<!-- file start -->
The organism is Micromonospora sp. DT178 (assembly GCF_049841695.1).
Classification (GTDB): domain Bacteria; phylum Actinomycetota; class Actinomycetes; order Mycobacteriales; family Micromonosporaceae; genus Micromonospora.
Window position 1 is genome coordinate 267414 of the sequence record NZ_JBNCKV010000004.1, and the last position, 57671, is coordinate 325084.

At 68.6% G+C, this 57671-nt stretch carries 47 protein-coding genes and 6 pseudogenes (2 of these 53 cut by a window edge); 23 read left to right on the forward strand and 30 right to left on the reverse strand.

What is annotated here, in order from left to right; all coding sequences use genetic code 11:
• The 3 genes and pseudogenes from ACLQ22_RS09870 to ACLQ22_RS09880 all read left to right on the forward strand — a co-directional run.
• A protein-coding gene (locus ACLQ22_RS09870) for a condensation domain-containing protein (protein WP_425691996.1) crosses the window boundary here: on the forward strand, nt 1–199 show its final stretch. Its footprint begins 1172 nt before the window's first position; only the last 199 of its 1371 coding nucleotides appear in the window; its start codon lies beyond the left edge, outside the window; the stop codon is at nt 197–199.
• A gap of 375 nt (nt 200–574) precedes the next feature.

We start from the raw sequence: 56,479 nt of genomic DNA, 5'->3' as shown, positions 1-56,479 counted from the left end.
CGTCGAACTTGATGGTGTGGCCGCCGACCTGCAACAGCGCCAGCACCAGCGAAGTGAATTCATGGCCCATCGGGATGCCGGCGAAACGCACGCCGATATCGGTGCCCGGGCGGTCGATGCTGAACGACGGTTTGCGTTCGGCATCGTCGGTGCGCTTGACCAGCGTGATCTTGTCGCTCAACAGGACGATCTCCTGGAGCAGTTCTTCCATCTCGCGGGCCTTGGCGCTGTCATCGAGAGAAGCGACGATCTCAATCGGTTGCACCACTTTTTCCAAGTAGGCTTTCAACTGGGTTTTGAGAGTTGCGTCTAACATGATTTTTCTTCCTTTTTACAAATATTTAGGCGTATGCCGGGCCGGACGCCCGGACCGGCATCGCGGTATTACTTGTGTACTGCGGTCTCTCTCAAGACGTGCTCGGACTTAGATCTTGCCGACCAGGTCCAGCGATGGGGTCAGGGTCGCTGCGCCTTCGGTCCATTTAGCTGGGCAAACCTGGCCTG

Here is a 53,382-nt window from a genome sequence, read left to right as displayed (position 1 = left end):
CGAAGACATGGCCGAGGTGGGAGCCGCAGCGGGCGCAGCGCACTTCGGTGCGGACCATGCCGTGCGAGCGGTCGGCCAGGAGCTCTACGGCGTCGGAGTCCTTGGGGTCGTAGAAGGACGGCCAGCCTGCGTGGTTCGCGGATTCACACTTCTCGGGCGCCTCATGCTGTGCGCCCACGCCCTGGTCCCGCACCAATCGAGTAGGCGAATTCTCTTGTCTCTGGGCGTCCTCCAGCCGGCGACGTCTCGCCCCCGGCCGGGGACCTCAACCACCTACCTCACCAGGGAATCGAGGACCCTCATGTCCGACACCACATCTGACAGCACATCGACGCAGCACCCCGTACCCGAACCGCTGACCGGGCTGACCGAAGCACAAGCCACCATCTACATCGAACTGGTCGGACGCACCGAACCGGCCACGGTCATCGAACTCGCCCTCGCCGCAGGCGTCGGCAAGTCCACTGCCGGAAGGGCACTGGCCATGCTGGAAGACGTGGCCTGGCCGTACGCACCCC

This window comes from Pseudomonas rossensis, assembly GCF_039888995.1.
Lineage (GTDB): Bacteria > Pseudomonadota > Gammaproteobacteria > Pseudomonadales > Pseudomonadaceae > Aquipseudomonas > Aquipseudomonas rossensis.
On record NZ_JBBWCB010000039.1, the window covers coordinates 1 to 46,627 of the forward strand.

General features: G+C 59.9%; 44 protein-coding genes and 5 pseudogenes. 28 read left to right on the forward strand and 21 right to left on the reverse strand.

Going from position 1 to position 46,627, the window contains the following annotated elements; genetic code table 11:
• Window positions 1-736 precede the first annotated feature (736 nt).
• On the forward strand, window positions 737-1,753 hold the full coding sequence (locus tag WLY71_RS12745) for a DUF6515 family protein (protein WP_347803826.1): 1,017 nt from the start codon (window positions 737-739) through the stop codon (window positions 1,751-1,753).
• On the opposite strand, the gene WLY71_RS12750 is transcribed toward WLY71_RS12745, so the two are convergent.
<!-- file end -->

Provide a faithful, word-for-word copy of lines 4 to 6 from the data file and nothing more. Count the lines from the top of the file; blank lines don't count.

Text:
At 68.6% G+C, this 57671-nt stretch carries 47 protein-coding genes and 6 pseudogenes (2 of these 53 cut by a window edge); 23 read left to right on the forward strand and 30 right to left on the reverse strand.

What is annotated here, in order from left to right; all coding sequences use genetic code 11:
• The 3 genes and pseudogenes from ACLQ22_RS09870 to ACLQ22_RS09880 all read left to right on the forward strand — a co-directional run.